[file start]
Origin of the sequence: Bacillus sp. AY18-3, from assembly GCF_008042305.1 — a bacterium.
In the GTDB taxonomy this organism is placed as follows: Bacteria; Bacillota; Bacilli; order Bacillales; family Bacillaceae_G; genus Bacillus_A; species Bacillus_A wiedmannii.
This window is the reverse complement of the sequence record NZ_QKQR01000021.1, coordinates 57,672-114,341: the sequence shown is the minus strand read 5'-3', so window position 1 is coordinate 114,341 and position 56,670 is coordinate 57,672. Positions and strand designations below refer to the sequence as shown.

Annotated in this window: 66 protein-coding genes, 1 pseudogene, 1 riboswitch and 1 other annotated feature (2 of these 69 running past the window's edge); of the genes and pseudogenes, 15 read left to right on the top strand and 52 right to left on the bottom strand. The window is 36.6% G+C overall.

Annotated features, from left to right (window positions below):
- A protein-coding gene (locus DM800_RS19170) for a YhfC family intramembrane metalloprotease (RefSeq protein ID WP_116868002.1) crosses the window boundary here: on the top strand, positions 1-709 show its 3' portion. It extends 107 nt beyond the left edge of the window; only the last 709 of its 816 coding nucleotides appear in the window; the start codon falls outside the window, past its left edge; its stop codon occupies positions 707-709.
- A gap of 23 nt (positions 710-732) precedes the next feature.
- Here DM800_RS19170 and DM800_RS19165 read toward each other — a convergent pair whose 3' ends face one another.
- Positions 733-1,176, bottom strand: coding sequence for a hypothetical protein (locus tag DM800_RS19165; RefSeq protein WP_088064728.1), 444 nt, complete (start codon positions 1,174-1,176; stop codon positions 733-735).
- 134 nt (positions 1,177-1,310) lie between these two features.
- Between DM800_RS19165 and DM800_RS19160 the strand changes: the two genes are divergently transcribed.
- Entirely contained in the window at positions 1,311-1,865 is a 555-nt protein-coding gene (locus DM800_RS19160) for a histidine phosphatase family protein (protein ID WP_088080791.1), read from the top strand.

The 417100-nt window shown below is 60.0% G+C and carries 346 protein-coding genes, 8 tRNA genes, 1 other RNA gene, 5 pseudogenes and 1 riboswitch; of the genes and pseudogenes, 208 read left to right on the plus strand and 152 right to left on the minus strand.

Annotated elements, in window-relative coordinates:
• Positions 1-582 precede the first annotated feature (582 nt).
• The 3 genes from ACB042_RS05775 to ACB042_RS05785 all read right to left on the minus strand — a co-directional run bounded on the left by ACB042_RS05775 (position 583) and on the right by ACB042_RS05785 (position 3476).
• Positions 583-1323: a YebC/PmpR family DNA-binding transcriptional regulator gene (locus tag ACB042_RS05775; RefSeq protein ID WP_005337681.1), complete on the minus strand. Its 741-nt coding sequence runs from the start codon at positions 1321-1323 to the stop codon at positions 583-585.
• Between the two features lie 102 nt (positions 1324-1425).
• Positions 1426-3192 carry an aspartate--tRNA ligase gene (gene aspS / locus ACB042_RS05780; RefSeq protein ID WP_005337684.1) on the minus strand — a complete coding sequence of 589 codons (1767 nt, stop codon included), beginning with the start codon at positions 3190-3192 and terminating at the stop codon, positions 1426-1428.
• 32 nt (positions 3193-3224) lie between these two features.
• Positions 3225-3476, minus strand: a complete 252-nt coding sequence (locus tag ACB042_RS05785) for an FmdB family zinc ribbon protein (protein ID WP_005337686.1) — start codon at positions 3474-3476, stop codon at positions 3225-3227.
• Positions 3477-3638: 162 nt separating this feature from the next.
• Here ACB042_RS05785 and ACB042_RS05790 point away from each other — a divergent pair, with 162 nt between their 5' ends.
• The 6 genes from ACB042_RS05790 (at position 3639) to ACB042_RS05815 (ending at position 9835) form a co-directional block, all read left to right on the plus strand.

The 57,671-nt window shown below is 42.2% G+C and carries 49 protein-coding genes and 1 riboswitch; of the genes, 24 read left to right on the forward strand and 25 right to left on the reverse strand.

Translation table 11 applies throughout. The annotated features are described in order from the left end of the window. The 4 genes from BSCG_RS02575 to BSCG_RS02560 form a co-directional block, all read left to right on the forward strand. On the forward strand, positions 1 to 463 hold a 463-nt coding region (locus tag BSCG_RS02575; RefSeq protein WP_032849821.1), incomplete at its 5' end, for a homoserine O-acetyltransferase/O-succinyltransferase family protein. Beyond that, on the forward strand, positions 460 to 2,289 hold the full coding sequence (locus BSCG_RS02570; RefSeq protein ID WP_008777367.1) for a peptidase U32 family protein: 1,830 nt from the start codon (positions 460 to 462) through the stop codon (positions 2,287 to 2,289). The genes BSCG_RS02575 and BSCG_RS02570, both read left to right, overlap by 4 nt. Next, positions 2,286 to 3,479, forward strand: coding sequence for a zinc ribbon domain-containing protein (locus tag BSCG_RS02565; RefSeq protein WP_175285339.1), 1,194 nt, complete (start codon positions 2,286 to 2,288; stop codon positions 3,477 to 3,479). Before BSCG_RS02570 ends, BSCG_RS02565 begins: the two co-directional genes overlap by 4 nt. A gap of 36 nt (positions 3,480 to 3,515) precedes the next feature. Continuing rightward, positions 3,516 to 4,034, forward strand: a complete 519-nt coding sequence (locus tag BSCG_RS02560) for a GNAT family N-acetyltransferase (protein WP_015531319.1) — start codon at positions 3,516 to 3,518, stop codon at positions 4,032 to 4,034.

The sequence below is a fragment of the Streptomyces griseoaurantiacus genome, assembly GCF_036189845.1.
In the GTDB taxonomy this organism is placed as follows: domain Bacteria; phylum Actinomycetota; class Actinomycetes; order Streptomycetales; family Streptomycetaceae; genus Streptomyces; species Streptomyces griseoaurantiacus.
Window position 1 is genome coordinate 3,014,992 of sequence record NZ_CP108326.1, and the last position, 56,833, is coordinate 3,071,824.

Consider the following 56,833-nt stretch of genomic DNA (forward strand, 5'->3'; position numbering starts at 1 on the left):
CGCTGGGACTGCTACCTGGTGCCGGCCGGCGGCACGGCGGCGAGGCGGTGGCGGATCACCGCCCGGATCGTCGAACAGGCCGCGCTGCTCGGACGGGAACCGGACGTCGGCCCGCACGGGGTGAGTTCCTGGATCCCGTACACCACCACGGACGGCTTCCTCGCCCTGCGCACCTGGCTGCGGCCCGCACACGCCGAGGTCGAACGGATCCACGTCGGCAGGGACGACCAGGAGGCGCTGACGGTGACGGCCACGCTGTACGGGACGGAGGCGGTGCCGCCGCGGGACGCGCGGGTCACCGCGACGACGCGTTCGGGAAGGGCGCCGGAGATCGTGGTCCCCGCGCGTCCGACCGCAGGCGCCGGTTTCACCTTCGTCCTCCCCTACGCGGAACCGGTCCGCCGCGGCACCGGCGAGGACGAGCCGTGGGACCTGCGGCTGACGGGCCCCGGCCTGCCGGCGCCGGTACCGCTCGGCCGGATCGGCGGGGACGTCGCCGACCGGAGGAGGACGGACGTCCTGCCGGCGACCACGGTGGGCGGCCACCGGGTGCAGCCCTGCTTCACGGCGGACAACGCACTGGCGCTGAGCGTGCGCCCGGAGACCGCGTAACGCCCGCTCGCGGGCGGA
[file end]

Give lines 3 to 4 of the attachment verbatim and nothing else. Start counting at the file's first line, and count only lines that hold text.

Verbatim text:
This window is the reverse complement of the sequence record NZ_QKQR01000021.1, coordinates 57,672-114,341: the sequence shown is the minus strand read 5'-3', so window position 1 is coordinate 114,341 and position 56,670 is coordinate 57,672. Positions and strand designations below refer to the sequence as shown.

Annotated in this window: 66 protein-coding genes, 1 pseudogene, 1 riboswitch and 1 other annotated feature (2 of these 69 running past the window's edge); of the genes and pseudogenes, 15 read left to right on the top strand and 52 right to left on the bottom strand. The window is 36.6% G+C overall.